DINOWEB - dinosaurs web-site  

Complete Data Base of Paleozoic and Mesozoic Tetrapods.
Paleo-News and illustrations. Big electronic PDF-library.

line decor
line decor

Download PDF Paleolibrary


?????????? ?????????
сайт о динозаврах
??????? ?????????

рейтинг сайтов
Free Hit Counters

Free Counter
hit counter javascript

myspace hit counter
Powered by counter.bloke.com

Locations of visitors to this page


Dinosaur bones journey to Fruita lab

June 30 , 2016

By Rachel Sauer

Fossils, it turns out, are a bit like loose teeth: When they start wiggling, it’s time for them to come out.

So, paleontologists with the Museums of Western Colorado knew Monday that a burlap- and plaster-wrapped jacket containing about two vertebrae and parts of ribs from an apatosaurus was ready to come out because it wiggled.

Friday morning a team of museum personnel, volunteers and officials with the Bureau of Land Management gathered at the Mygatt-Moore Quarry in Rabbit Valley and carefully lifted the jacket from the spot where the bones had rested for more than 100 million years.

As a bonus, when that jacket came out, another jacket that abutted the first one started wiggling, so it came out, too. That jacket also contains some sauropod vertebrae and ribs, said Julia McHugh, the museum’s curator of paleontology. Sauropods are a group of long-necked, quadrupedal plant eaters.

The vertebrae and ribs were discovered in the mid-2000s, McHugh said, but were covered back up when paleontologists and volunteers discovered a massive sauropod femur in 2010. That 6-foot, 7-inch femur, one of the biggest finds at the quarry, was removed in June 2014. Last summer, work began again on uncovering the vertebrae and ribs.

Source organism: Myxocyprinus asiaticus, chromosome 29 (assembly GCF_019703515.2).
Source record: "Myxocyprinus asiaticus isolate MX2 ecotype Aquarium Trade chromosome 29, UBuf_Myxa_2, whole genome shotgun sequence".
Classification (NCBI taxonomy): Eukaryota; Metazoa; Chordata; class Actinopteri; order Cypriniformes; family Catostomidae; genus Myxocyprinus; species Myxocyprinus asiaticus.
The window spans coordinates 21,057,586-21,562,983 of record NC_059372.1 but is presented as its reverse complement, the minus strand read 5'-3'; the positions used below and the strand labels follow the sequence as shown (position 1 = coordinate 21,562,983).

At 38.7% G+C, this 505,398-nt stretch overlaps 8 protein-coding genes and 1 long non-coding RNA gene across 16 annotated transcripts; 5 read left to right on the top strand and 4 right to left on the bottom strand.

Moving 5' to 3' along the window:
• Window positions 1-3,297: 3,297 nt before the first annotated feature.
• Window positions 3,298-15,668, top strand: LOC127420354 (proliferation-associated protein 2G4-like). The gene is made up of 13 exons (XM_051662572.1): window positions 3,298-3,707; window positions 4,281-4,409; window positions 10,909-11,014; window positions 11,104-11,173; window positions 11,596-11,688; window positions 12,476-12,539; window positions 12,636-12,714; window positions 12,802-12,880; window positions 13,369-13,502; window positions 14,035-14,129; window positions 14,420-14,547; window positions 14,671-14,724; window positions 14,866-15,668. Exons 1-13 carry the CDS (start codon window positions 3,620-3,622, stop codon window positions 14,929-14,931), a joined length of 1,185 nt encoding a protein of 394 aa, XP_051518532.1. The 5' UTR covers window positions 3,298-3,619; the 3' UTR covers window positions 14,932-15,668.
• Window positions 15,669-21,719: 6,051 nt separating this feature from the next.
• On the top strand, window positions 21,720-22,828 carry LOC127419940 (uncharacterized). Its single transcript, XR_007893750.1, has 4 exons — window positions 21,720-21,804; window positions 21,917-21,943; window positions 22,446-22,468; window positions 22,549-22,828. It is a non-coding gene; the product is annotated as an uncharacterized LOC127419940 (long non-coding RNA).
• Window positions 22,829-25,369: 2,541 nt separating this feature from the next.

They were in “what we call a big bone jumble,” McHugh explained. “They’re criss-crossing and lying over the top of each other, so we spend a lot of time breaking the big jumble into smaller chunks.”

A lot of that work involves undercutting the soft shale beneath the bones “until it looks like a mushroom,” McHugh said, a technique called pedestaling. It’s at that point that the jacket usually starts to wiggle. The bones are wrapped in several layers of plaster and burlap to help them safely make the trip to Dinosaur Journey in Fruita.

The bones are approximately 152 million years old, McHugh said, having laid in their bed of mudstone and shale — in the Brushy Basin member of the Morrison Formation — since the late Jurassic.

“I think everything we’re finding at Mygatt-Moore died in that area,” McHugh said. “The environment would have been marshy land with a high water table. There wasn’t a river or lake that was tumbling bones.”

After the dig season ends in August, lab work on the bones will begin. McHugh said she expects that to take up to two years, work that will include removing the rest of the rock from around the bones and piecing broken bones back together. Then, the bones will be catalogued into the museum’s database and made available for scientific research.

“Some may end up on display in our exhibit hall,” she said. “We try to rotate stuff on a regular basis.”

Once the lab work begins, visitors to Dinosaur Journey will be able to watch the process from the second-floor observation deck.




Hosted by uCoz